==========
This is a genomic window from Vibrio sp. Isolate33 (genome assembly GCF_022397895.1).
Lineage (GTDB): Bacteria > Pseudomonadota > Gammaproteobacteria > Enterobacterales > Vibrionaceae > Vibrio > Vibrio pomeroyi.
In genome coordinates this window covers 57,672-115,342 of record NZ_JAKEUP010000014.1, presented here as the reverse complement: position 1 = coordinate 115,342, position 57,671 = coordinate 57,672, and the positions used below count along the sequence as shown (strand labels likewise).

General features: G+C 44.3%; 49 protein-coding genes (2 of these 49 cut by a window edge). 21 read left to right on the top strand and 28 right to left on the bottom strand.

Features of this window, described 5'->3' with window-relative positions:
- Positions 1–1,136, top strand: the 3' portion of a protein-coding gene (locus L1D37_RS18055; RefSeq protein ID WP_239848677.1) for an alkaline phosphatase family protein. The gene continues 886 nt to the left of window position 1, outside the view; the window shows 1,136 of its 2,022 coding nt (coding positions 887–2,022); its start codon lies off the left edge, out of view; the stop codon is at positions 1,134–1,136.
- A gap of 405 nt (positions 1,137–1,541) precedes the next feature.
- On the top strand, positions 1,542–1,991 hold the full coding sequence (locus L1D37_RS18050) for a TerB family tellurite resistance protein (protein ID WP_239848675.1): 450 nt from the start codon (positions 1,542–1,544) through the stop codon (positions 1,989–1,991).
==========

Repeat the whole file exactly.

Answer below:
This is a genomic window from Vibrio sp. Isolate33 (genome assembly GCF_022397895.1).
Lineage (GTDB): Bacteria > Pseudomonadota > Gammaproteobacteria > Enterobacterales > Vibrionaceae > Vibrio > Vibrio pomeroyi.
In genome coordinates this window covers 57,672-115,342 of record NZ_JAKEUP010000014.1, presented here as the reverse complement: position 1 = coordinate 115,342, position 57,671 = coordinate 57,672, and the positions used below count along the sequence as shown (strand labels likewise).

General features: G+C 44.3%; 49 protein-coding genes (2 of these 49 cut by a window edge). 21 read left to right on the top strand and 28 right to left on the bottom strand.

Features of this window, described 5'->3' with window-relative positions:
- Positions 1–1,136, top strand: the 3' portion of a protein-coding gene (locus L1D37_RS18055; RefSeq protein ID WP_239848677.1) for an alkaline phosphatase family protein. The gene continues 886 nt to the left of window position 1, outside the view; the window shows 1,136 of its 2,022 coding nt (coding positions 887–2,022); its start codon lies off the left edge, out of view; the stop codon is at positions 1,134–1,136.
- A gap of 405 nt (positions 1,137–1,541) precedes the next feature.
- On the top strand, positions 1,542–1,991 hold the full coding sequence (locus L1D37_RS18050) for a TerB family tellurite resistance protein (protein ID WP_239848675.1): 450 nt from the start codon (positions 1,542–1,544) through the stop codon (positions 1,989–1,991).